shielding gas flowmeter The device that controls the amount of shielding gas that flows to the weld area.
taper A gradual decrease in the width of an object. Tungsten electrodes are tapered to a point.
thermal conductivity The rate at which heat flows through metal.
thoriated tungsten electrode A type of tungsten electrode that contains approximately 2 percent thorium. Thoriated tungsten electrodes have higher conductivity and generally last longer.
thorium A heavy, radioactive element used in tungsten electrodes.
TIG welding Another name for gas tungsten arc welding or GTAW.
titanium A silver-gray, strong, but lightweight metal known for its corrosion resistance. Titanium is often used in the aerospace industry.
torch body The metallic part of the welding torch that holds the electrode and collet set.
torch cap A cap on the back of the torch body that allows the collet to grip the electrode when tightened. Torch caps are designed to match standard tungsten electrode lengths.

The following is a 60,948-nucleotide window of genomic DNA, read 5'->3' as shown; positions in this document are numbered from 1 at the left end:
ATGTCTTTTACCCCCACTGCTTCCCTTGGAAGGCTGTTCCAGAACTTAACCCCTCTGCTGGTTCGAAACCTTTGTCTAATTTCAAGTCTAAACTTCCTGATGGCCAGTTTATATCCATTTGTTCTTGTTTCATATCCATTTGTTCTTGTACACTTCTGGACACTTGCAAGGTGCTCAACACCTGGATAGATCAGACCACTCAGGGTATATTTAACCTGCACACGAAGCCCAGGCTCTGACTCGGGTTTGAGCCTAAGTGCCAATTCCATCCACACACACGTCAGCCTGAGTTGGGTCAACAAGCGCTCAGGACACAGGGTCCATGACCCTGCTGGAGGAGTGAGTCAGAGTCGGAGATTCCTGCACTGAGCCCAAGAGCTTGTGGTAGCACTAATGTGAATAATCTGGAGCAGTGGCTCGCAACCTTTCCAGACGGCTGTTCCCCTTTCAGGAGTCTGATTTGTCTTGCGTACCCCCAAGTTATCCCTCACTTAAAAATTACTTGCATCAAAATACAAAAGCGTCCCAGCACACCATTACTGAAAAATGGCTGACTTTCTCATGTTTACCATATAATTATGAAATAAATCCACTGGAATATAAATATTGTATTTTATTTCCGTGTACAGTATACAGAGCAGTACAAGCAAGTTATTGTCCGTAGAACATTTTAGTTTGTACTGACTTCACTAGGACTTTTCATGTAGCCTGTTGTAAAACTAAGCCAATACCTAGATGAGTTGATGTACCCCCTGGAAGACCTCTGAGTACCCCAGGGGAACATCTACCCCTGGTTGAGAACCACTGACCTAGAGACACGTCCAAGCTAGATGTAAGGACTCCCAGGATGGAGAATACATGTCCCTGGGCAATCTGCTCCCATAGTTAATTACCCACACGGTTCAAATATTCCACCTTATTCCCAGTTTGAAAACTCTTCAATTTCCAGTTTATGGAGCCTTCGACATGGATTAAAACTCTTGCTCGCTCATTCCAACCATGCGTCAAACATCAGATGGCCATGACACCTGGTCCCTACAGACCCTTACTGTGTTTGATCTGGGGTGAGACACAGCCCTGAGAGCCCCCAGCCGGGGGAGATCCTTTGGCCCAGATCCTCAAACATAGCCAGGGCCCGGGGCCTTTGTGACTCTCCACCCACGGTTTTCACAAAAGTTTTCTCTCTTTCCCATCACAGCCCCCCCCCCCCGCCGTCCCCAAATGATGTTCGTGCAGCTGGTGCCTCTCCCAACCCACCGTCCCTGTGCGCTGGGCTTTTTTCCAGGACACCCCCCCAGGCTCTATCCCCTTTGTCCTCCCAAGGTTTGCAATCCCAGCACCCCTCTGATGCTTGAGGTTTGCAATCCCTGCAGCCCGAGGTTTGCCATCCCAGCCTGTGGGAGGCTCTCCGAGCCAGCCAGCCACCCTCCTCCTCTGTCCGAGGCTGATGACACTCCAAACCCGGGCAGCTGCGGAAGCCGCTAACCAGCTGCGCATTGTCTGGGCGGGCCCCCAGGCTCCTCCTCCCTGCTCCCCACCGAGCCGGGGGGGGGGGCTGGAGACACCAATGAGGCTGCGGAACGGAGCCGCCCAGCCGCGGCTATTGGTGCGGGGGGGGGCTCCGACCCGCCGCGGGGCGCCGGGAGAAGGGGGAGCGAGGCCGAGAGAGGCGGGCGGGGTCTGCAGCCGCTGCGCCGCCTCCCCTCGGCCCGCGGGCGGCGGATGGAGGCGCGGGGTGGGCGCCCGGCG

touch start method An arc starting method in which the tungsten electrode contacts the workpiece to create a short circuit and an arc. This method is not used for critical work because it may cause electrode contamination.
tungsten A gray metal that is very strong at elevated temperatures. Tungsten is used to make nonconsumable electrodes.
tungsten inclusion A piece of tungsten entrapped in the weld metal. Tungsten inclusions contaminate the weld.
turbulence An upset in the even flow of shielding gas to the welding area. Turbulence causes gas to swirl, and as a result, mix with outside air. Turbulence is often the result of excessive shielding gas.
undercut A groove melted into the base material, usually along the toes of the weld, that produces a weak spot in the weld.
voltage The electrical force or pressure that causes current to flow in a circuit.
water-cooled torch A type of welding torch that uses water to cool the torch and power cable. Water-cooled torches are often used for high-current applications.
welding machine Equipment used to perform the welding operation. A welding machine is used in an automatic welding process.
welding torch The device that holds the tungsten electrode, delivers shielding gas to the weld area, and insulates the welder from the welding current.
zinc-based alloy An alloy that contains zinc, a bluish-white metal most often used in brass and bronze.
zirconiated tungsten electrode A type of tungsten electrode, which contains small amounts of zirconium oxide. Zirconiated tungsten electrodes combine the characteristics of pure tungsten and thoriated tungsten electrodes.
zirconium oxide A white, crystalline powder used in zirconiated tungsten electrodes.